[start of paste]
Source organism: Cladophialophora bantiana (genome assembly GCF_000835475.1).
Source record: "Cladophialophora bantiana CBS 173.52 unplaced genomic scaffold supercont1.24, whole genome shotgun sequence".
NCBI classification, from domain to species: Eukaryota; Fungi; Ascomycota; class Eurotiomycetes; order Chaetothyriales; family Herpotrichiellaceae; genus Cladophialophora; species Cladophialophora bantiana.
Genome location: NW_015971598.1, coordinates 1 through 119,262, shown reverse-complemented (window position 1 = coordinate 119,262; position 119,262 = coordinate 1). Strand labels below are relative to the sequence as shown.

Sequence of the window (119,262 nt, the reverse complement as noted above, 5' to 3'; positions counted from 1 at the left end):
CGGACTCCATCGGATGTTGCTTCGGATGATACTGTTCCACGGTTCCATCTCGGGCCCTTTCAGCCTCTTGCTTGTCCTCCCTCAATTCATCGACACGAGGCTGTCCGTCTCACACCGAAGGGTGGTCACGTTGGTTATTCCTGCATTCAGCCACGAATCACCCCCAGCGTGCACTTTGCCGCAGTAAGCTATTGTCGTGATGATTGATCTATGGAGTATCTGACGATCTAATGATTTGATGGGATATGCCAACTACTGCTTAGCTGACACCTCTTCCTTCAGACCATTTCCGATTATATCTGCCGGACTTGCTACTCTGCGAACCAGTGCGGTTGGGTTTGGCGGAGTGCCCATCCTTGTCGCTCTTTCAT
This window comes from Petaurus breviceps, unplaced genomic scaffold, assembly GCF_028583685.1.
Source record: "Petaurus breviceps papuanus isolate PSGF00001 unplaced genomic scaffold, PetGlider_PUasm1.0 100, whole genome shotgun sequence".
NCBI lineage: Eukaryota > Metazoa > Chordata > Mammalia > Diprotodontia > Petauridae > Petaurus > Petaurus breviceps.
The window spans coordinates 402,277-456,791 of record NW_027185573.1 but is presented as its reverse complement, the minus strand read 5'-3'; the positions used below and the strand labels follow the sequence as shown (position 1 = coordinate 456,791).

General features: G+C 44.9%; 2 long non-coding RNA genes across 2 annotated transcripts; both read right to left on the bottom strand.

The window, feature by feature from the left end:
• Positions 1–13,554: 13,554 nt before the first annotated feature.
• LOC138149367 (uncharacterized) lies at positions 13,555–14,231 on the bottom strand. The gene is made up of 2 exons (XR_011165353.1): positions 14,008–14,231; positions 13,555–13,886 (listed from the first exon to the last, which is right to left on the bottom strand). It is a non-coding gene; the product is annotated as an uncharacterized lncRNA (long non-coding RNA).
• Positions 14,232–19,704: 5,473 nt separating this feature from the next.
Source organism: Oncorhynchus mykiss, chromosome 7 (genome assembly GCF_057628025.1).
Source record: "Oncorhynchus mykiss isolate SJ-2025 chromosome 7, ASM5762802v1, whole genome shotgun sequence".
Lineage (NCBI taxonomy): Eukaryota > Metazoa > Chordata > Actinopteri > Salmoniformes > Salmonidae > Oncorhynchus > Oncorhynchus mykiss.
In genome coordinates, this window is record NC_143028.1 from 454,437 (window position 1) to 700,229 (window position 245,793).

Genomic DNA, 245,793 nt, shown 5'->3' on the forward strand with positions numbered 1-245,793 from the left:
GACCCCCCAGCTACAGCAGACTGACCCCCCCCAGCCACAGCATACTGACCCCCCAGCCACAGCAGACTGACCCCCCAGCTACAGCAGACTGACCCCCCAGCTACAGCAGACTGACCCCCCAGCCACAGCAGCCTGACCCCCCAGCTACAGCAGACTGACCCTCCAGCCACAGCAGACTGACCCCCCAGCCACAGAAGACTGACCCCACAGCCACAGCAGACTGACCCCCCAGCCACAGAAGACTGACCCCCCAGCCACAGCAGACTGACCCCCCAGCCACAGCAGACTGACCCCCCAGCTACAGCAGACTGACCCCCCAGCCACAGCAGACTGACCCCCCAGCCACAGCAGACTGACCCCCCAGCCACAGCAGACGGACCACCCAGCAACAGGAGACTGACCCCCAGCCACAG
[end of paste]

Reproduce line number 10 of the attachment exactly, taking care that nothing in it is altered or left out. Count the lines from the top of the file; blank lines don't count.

The window spans coordinates 402,277-456,791 of record NW_027185573.1 but is presented as its reverse complement, the minus strand read 5'-3'; the positions used below and the strand labels follow the sequence as shown (position 1 = coordinate 456,791).